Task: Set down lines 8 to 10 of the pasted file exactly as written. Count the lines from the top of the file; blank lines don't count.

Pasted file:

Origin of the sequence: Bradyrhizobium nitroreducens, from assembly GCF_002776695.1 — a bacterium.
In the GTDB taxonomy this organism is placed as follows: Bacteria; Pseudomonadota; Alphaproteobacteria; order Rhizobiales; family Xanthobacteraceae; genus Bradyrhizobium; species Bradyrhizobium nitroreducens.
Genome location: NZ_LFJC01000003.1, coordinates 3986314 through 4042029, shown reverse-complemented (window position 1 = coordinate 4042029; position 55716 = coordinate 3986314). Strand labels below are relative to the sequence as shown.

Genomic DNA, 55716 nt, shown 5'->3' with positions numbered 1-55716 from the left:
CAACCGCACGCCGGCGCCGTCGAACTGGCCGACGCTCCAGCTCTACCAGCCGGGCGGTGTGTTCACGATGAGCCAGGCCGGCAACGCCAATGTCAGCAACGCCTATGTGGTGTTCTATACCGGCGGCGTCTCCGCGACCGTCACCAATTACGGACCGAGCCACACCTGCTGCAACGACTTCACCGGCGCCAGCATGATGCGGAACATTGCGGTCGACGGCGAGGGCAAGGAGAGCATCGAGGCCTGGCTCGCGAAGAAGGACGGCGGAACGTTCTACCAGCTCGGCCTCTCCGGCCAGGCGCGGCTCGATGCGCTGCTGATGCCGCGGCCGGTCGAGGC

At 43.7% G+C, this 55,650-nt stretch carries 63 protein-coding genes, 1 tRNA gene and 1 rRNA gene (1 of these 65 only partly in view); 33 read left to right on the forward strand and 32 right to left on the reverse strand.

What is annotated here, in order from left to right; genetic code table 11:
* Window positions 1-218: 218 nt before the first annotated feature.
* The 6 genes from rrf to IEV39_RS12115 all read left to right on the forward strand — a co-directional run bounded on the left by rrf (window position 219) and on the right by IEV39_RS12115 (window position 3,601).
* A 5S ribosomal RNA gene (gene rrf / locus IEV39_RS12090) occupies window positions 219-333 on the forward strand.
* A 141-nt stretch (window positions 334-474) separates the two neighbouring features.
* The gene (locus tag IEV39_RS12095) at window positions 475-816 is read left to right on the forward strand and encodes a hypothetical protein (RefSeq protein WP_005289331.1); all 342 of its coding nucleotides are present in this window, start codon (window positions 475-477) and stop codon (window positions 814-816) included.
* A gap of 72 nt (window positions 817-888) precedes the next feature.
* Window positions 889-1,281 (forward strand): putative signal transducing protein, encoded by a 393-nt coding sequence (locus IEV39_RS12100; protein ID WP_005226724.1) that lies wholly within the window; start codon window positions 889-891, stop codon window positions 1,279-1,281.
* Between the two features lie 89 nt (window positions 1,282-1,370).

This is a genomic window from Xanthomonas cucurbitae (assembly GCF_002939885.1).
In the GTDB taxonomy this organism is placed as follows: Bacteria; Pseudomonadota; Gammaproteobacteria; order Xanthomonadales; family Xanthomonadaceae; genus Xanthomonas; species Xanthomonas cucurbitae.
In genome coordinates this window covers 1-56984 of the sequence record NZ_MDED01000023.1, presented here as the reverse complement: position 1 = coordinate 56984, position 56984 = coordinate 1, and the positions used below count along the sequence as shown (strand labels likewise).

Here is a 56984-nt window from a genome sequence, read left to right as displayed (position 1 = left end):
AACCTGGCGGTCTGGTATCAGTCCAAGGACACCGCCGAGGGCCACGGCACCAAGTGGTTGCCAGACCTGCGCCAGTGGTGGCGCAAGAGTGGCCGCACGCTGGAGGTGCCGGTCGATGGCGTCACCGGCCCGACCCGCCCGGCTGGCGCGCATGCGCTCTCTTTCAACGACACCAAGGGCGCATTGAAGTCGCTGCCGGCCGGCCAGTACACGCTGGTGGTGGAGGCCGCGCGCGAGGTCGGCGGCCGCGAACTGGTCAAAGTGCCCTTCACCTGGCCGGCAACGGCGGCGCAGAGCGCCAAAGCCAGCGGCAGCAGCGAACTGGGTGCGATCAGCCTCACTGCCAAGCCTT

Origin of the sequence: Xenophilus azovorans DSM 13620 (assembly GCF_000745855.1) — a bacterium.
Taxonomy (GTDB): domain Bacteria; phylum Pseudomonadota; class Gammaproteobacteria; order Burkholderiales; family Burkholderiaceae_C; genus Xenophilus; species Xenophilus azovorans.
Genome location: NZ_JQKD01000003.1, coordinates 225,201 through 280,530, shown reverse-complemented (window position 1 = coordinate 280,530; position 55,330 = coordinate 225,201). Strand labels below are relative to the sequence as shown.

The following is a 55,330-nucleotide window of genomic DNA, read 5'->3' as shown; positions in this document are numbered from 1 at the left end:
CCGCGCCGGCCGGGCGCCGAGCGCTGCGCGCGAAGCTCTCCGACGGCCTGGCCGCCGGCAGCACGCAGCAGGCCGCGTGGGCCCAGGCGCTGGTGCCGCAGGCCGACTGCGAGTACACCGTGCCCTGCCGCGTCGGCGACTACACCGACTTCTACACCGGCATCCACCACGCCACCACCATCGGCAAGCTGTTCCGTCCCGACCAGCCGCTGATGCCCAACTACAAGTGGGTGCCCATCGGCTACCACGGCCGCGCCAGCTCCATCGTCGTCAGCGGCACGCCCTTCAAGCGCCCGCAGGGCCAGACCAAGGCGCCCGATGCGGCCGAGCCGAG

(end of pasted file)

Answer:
* Window positions 1-218: 218 nt before the first annotated feature.
* The 6 genes from rrf to IEV39_RS12115 all read left to right on the forward strand — a co-directional run bounded on the left by rrf (window position 219) and on the right by IEV39_RS12115 (window position 3,601).
* A 5S ribosomal RNA gene (gene rrf / locus IEV39_RS12090) occupies window positions 219-333 on the forward strand.